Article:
TL;DR time.

From a purely comic book loyalty standpoint, they got a good Constantine story here. It fits, but they fubar’d the casting so badly that it was nearly unwatchable by the fanbase that could have supported the movie. If you take off those fandom goggles and just watch the film as an adaptation of John Constantine Hellblazer, then …and only then you might enjoy the film.

It is a better film than most give it credit for and Keanu is its greatest strength and weakness. He does pretty damn well for the role, but misses it just enough that it doesnt work. I do think people should give it a shot, but for the love of all that is holy in your life do not compare it to the source material. Consider it instead a Supernatural Mystery with Religious overtones.

So do I regret not seeing it in theatres? No. I think I would have hated it out of hand and never given it a shot for a decent review, coming back later I think I can be honest in saying Constantine: Not too bad actually.



Darke Reviews | Fury (2014)

Ok, I did want to see Book of Life again, but was at least curious on this one. It was also a friends going away party and he wanted to see this, so my responsibilities as a reviewer and a friend aligned for a change of pace. This one almost – almost – got the tag trailer fail on it. The trailer promised me Band of Brothers in a Tank with a semi decent amount of action and what looked to be a potential romantic subplot somewhere. It was close enough in many respects that it doesn’t fail as hard as others have in the past.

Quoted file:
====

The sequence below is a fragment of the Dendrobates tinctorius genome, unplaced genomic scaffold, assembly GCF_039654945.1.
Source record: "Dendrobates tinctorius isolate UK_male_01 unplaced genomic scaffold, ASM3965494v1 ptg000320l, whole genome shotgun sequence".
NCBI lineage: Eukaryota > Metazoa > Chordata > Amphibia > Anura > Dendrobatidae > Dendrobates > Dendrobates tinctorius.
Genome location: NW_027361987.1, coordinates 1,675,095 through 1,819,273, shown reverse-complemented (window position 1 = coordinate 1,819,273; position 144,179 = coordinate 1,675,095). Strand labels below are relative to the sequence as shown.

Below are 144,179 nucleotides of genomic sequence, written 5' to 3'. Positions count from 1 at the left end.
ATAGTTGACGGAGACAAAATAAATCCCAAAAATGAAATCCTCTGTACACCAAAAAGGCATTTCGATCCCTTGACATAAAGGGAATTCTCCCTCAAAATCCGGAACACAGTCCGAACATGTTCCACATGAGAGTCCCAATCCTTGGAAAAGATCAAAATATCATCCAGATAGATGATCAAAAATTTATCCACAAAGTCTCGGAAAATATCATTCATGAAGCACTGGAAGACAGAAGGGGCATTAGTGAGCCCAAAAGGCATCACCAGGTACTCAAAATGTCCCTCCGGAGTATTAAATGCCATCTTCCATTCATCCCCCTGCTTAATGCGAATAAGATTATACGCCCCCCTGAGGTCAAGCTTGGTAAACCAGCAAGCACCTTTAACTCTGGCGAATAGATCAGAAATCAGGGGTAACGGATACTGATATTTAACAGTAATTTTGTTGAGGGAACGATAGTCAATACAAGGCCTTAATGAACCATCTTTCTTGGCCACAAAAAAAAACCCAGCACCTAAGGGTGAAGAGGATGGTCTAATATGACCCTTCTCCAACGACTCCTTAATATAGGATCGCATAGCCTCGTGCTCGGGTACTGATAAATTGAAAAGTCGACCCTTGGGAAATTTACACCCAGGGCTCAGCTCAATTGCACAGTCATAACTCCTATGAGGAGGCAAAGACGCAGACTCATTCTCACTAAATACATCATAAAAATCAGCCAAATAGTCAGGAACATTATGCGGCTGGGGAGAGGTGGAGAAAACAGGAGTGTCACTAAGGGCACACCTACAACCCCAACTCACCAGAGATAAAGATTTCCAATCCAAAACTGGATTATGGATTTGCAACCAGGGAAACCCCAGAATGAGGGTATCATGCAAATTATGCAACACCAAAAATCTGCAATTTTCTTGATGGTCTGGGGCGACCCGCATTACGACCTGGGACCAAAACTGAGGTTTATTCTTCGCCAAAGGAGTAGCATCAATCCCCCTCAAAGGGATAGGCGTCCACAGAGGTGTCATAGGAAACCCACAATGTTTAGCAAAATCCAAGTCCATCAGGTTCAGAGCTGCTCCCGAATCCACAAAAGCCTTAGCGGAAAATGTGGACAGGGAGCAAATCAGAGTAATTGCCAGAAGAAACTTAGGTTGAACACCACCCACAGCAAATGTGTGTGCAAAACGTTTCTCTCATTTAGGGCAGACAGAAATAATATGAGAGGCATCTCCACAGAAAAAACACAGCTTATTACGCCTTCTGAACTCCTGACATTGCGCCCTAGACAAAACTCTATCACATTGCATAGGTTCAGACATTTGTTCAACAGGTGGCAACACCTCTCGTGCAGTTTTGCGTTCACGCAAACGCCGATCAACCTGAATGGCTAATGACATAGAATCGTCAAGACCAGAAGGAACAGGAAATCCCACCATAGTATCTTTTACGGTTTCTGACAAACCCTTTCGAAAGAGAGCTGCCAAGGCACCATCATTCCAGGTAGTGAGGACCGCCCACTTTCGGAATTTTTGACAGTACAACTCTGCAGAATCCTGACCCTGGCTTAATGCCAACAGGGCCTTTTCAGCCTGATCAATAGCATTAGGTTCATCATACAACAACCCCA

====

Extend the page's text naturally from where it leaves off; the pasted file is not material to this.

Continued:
Yes, but if the trailer sold it, should I still see it.

 (TRIGGER WARNING there is some content discussed that could be sensitive to some readers)

Well that’s a good question to ask. The film was written,produced, and directed by David Ayer. Ayer directed the gritty cop drama with Michael Peña End of Watch and the recent Governator bomb Sabotage. His writing includes, U-571, Fast and the Furious (the first one), Training Day, and Dark Blue The man knows gritty. DC should hire him if they want to keep their track record of gritty, visceral, humourless films. He seems to be particularly good at them, point in fact, he seems to have refined it to an art form by now.  He is unforgiving in his story and characterizations, to the point I was ready to walk out twice during the film. Thats right walk out. Two scenes were so uncomfortable to watch I debated leaving. They weren’t particularly graphic in any way but the psychological violence in them was just over the edge for me. They were flat out disturbing and in many respects somewhat depressing.